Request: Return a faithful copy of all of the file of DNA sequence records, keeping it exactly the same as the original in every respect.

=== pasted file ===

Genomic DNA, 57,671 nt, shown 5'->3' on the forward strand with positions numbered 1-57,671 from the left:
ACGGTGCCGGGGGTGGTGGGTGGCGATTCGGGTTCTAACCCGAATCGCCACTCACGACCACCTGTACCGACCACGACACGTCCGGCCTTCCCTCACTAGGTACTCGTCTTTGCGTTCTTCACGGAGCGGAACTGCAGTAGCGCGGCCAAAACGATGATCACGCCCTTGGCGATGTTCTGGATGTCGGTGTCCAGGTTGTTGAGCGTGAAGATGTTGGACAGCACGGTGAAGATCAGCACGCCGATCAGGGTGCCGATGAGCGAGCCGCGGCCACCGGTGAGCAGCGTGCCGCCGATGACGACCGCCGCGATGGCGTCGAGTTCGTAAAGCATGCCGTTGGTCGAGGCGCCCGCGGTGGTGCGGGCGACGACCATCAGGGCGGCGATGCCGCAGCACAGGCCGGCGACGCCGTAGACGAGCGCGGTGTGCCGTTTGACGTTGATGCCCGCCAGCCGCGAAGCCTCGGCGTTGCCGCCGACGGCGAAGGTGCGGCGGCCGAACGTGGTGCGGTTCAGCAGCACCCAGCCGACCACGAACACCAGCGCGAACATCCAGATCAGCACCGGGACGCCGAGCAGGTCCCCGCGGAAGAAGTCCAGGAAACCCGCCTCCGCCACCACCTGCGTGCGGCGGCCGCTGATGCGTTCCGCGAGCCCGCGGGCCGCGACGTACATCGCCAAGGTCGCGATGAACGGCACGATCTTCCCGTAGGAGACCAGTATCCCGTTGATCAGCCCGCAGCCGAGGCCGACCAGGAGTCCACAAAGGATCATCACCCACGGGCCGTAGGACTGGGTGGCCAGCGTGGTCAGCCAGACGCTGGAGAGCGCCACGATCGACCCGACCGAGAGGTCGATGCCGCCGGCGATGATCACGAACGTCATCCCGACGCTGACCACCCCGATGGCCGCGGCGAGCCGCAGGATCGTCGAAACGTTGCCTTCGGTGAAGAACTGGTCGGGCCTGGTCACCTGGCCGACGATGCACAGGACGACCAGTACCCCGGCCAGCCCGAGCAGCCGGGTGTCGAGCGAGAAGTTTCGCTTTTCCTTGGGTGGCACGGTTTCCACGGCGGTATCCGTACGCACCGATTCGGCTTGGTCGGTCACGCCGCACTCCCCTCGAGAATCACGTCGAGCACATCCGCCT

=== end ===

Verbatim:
Genomic DNA, 57,671 nt, shown 5'->3' on the forward strand with positions numbered 1-57,671 from the left:
ACGGTGCCGGGGGTGGTGGGTGGCGATTCGGGTTCTAACCCGAATCGCCACTCACGACCACCTGTACCGACCACGACACGTCCGGCCTTCCCTCACTAGGTACTCGTCTTTGCGTTCTTCACGGAGCGGAACTGCAGTAGCGCGGCCAAAACGATGATCACGCCCTTGGCGATGTTCTGGATGTCGGTGTCCAGGTTGTTGAGCGTGAAGATGTTGGACAGCACGGTGAAGATCAGCACGCCGATCAGGGTGCCGATGAGCGAGCCGCGGCCACCGGTGAGCAGCGTGCCGCCGATGACGACCGCCGCGATGGCGTCGAGTTCGTAAAGCATGCCGTTGGTCGAGGCGCCCGCGGTGGTGCGGGCGACGACCATCAGGGCGGCGATGCCGCAGCACAGGCCGGCGACGCCGTAGACGAGCGCGGTGTGCCGTTTGACGTTGATGCCCGCCAGCCGCGAAGCCTCGGCGTTGCCGCCGACGGCGAAGGTGCGGCGGCCGAACGTGGTGCGGTTCAGCAGCACCCAGCCGACCACGAACACCAGCGCGAACATCCAGATCAGCACCGGGACGCCGAGCAGGTCCCCGCGGAAGAAGTCCAGGAAACCCGCCTCCGCCACCACCTGCGTGCGGCGGCCGCTGATGCGTTCCGCGAGCCCGCGGGCCGCGACGTACATCGCCAAGGTCGCGATGAACGGCACGATCTTCCCGTAGGAGACCAGTATCCCGTTGATCAGCCCGCAGCCGAGGCCGACCAGGAGTCCACAAAGGATCATCACCCACGGGCCGTAGGACTGGGTGGCCAGCGTGGTCAGCCAGACGCTGGAGAGCGCCACGATCGACCCGACCGAGAGGTCGATGCCGCCGGCGATGATCACGAACGTCATCCCGACGCTGACCACCCCGATGGCCGCGGCGAGCCGCAGGATCGTCGAAACGTTGCCTTCGGTGAAGAACTGGTCGGGCCTGGTCACCTGGCCGACGATGCACAGGACGACCAGTACCCCGGCCAGCCCGAGCAGCCGGGTGTCGAGCGAGAAGTTTCGCTTTTCCTTGGGTGGCACGGTTTCCACGGCGGTATCCGTACGCACCGATTCGGCTTGGTCGGTCACGCCGCACTCCCCTCGAGAATCACGTCGAGCACATCCGCCT